The name "gazebo" is thought to come from a classicised form of the English word "to gaze," as the small pavilions were originally intended as places from which you could view the garden. Gazebos characteristically have a open frame with eight sides and eight poles supporting a pitched roof. However, with a little ingenuity, you can adapt a basic gazebo structure to serve as a small greenhouse.
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Replacing the Roof
The main roadblock to converting a traditional gazebo structure to a greenhouse is the roof. While a gazebo has a closed roof structure that allows it to serve as a shelter during rainstorms, a greenhouse usually has a transparent glass roof that allows for maximum sun exposure. If your gazebo is built on a high point, is relatively uncrowded by trees, vegetation and buildings, or is fairly tall, you may have enough light coming in through the sides to leave the roof covered. Otherwise, your greenhouse will benefit from a clear roof. For roofing materials, select plastic or glass varieties that are specially designed to endure hail or flying debris. When selecting a transparent roof for your gazebo, check with local building codes and neighbourhood ordinances to ensure it meets all requirements.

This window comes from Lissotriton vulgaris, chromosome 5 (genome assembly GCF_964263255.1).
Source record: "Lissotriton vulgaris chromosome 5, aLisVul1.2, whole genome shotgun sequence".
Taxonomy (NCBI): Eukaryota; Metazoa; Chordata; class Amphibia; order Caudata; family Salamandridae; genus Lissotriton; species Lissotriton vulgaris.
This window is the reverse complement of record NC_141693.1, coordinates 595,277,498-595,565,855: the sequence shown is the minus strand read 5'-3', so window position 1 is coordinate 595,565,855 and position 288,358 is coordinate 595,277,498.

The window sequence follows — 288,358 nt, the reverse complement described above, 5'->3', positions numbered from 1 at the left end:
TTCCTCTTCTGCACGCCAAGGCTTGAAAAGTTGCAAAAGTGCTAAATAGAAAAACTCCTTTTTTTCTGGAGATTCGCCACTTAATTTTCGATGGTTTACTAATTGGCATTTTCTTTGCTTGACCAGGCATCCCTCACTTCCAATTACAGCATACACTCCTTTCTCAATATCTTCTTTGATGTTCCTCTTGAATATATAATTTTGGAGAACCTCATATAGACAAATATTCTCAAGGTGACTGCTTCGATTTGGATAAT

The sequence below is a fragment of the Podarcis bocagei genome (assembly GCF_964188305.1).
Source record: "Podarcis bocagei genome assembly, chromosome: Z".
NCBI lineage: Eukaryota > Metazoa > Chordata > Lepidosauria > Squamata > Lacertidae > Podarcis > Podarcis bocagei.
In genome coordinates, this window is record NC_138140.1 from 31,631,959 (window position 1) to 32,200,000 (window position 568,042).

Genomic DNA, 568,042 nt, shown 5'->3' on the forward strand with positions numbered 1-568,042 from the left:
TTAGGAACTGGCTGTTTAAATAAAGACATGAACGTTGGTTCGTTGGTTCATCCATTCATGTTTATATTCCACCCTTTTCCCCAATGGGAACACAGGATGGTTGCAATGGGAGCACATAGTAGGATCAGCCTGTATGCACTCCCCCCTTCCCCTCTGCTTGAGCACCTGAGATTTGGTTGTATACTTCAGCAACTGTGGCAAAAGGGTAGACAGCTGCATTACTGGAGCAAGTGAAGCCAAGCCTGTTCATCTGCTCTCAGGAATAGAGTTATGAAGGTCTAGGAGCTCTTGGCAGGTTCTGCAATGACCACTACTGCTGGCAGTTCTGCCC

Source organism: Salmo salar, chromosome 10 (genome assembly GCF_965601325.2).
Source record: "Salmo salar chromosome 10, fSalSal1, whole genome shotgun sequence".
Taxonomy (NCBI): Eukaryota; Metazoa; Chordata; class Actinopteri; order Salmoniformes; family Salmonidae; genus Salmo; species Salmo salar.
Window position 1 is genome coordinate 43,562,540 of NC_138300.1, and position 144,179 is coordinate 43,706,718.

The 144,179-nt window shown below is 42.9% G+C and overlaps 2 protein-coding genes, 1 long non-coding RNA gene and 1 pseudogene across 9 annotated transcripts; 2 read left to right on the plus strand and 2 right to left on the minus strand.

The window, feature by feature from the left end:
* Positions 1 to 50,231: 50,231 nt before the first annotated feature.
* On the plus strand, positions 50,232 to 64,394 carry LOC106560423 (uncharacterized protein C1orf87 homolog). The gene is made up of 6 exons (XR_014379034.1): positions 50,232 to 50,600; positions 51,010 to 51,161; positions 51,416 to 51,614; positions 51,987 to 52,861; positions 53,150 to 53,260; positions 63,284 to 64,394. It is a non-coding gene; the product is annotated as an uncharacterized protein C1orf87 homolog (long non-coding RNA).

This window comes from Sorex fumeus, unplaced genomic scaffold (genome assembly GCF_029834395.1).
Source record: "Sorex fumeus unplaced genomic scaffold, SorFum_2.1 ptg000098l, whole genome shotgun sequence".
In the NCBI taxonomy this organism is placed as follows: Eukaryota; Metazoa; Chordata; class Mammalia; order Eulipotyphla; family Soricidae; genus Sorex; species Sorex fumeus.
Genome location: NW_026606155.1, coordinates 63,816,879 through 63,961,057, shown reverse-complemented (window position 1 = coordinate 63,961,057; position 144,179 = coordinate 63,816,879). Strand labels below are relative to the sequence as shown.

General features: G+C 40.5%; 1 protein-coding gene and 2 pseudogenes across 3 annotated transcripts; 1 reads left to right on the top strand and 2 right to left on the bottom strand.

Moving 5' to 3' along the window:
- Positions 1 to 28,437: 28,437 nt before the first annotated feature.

Recycling Doors and Windows
If you invest in a ready-to-build or ready-made gazebo of the right dimensions, you may be able to fit used doors or windows to each of its sides. Glass is the traditional material used to build greenhouses as it remains transparent, unlike some plastic alternatives. In addition, it is very strong. However, it does have a tendency to become brittle and shatter, and is more expensive than other materials if bought new. If you choose to recycle doors or windows for use in your greenhouse, there is the possibility that they will not have any shatter resistance. For added protection, coat any recycled glass products with film to reduce the chances of accidents. Check public auctions, yard sales, local window installers or suppliers, and junk yards for old doors or windows that fit the bill.
For an inexpensive and easily built alternative to greenhouse design, you can simply cover your gazebo with polythene film (PE). The film is far cheaper than glass or treated plastics. You can select clear PE for general plant growth or white PE if you will be growing lowlight plants or delicate seedlings. To keep the greenhouse sufficiently warm throughout the winter, place two layers of the material over the building. While PE is a far less expensive alternative to traditional materials, it's also far less resilient to weathering. Expect to replace the film every two years, at least.
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